Results: The rates for three-year local control (LC), five-year disease-free survival (DFS) and five-year overall survival (OS) were 55.4%, 34.5%, and 52.7%, respectively. Perineural invasion (PNI) of the maxillary nerve with facial numbness (symptomatic V2 PNI) (P = .04) and cranial involvement (P = .03) were predictors for poor OS. Symptomatic V2 PNI was also a significant predictor for poor LC (P = .05) and DFS (P = .03). Within the subgroup analysis of patients with pathologically confirmed V2 PNI, asymptomatic V2 PNI patients had significantly better LC (71.2% vs 31.8%, P = .05) and DFS (43.8% vs 17.3%, P = .05) compared to symptomatic patients.

Conclusion: Malignant tumors involving the PPF have diverse pathologies and a poor prognosis. Symptomatic V2 PNI may be an independent poor prognostic factor.
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http://dx.doi.org/10.1002/hed.26000DOI Listing
February 2020

The effect of topical epinephrine 1:1000 with and without infiltration of 1% lidocaine with epinephrine 1:100,000 on endoscopic surgical field visualization: a double-blind randomized controlled study.

Int Forum Allergy Rhinol 2020 02 31;10(2):147-152. Epub 2019 Oct 31.

Department of Otorhinolaryngology, Mayo Clinic, Rochester, MN.

Background: The objective of this study is to determine whether the infiltration of 1% lidocaine with 1:100,000 epinephrine in addition to topical application of 1:1000 epinephrine significantly improves surgical field grading scale score over topical 1:1000 epinephrine alone.

Methods: A prospective, double-blind, randomized, controlled study was performed of 40 patients undergoing bilateral endoscopic sinus surgery (ESS) for chronic rhinosinusitis (CRS). Patients were enrolled and randomly assigned to receive infiltration with 1% lidocaine with 1:100,000 epinephrine on 1 side of the nasal cavity vs plain saline on the other side in preparation for ESS. Both groups received topical application of 1:1000 epinephrine. Surgical videos were recorded and Wormald surgical field grading scale was assigned by 2 blinded reviewers. The number of extra 1:1000 epinephrine pledgets used during the surgery, estimated blood loss, and surgical duration were also recorded.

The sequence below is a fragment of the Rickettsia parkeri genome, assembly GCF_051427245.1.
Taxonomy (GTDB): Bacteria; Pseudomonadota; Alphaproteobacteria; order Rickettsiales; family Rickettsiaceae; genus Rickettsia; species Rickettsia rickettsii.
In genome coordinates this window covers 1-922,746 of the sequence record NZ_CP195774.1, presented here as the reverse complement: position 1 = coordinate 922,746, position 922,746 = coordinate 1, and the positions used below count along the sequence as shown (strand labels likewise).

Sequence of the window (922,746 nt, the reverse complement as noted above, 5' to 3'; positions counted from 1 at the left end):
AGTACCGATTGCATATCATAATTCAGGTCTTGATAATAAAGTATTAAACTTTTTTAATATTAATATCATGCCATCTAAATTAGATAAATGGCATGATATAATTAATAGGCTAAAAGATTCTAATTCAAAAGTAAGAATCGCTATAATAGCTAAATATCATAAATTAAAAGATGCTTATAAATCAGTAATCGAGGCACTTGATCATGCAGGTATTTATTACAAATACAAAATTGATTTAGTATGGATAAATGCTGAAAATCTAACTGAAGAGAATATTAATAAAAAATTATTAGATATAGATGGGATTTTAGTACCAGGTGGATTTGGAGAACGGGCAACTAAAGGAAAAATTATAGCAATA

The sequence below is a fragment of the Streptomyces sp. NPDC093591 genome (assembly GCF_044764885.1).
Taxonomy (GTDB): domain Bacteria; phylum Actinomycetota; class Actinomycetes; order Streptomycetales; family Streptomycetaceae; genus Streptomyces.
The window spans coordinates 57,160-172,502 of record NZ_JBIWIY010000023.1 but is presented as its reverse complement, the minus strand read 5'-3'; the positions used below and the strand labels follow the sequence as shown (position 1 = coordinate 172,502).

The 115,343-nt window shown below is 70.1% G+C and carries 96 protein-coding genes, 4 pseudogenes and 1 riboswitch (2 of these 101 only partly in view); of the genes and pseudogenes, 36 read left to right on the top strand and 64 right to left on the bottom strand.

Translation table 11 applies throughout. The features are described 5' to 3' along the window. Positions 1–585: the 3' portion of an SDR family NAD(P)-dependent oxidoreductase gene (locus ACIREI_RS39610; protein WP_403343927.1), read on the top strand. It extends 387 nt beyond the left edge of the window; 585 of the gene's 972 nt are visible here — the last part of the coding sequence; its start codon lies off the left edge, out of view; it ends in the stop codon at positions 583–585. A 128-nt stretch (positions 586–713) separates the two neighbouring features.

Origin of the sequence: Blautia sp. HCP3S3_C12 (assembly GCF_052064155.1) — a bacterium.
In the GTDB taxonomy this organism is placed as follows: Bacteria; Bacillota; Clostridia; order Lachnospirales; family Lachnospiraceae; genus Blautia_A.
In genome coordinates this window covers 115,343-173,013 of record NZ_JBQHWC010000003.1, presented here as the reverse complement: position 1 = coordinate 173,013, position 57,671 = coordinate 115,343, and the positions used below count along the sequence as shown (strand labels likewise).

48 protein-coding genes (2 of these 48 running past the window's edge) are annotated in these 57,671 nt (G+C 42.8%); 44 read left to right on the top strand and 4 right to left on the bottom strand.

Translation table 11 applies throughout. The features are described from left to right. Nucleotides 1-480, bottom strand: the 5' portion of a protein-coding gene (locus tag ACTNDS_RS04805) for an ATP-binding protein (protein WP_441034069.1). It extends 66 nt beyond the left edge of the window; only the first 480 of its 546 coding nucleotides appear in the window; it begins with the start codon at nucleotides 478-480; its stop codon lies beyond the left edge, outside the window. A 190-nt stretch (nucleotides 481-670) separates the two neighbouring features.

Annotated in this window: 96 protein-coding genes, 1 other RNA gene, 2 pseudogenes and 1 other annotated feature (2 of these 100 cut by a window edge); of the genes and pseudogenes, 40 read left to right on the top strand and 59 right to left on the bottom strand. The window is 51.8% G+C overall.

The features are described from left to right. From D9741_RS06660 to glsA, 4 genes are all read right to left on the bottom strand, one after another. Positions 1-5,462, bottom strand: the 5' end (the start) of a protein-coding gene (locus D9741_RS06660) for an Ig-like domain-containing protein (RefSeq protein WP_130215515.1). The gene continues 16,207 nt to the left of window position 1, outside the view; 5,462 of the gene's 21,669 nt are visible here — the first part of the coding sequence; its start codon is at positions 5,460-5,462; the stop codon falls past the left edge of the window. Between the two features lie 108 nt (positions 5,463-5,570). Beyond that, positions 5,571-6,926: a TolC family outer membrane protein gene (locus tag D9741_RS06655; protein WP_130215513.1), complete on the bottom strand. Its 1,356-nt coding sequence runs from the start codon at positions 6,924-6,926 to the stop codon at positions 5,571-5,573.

Results: There were no statistically significant differences in Wormald surgical field grading scale, number of extra pledgets used, or estimated blood loss between the nasal cavity side infiltrated with 1% lidocaine with 1:100,000 epinephrine in comparison to infiltration with saline. The side infiltrated with 1% lidocaine with 1:100,000 epinephrine had a reduced operative time compared to the side infiltrated with saline (p = 0.002). There were no differences in postoperative bleeding from questionnaire completed by patient at the first postoperative visit.

Conclusion: Addition of infiltration of 1% lidocaine with epinephrine 1:100,000 to topical application of epinephrine 1:1000 for preparation of ESS does not significantly improve surgical field of view compared to topical epinephrine alone.
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http://dx.doi.org/10.1002/alr.22468DOI Listing
February 2020

Cryosurgical ablation for treatment of rhinitis: A prospective multicenter study.

Laryngoscope 2020 08 30;130(8):1877-1884. Epub 2019 Sep 30.

Department of Otolaryngology-Head and Neck Surgery, Stanford University School of Medicine, Stanford, California, U.S.A.

Objective: To assess the efficacy and safety of cryoablation of the posterior nasal nerve (PNN) for treatment of chronic rhinitis.

Methods: This was a prospective single-arm trial of 98 adult patients at six U.S. centers with chronic allergic and nonallergic rhinitis. PNN cryoablation was performed in-office under local anesthesia using a handheld device. Patients discontinued use of intranasal ipratropium 3 days prior to treatment and throughout the study period. Reflective Total Nasal Symptom Score (rTNSS) was measured at pretreatment baseline and posttreatment at 1 month, 3 months, 6 months, and 9 months. The Rhinoconjunctivitis Quality of Life Questionnaire (RQLQ) was completed at pretreatment and 3 months posttreatment. Adverse effects and postprocedure medication usage were recorded.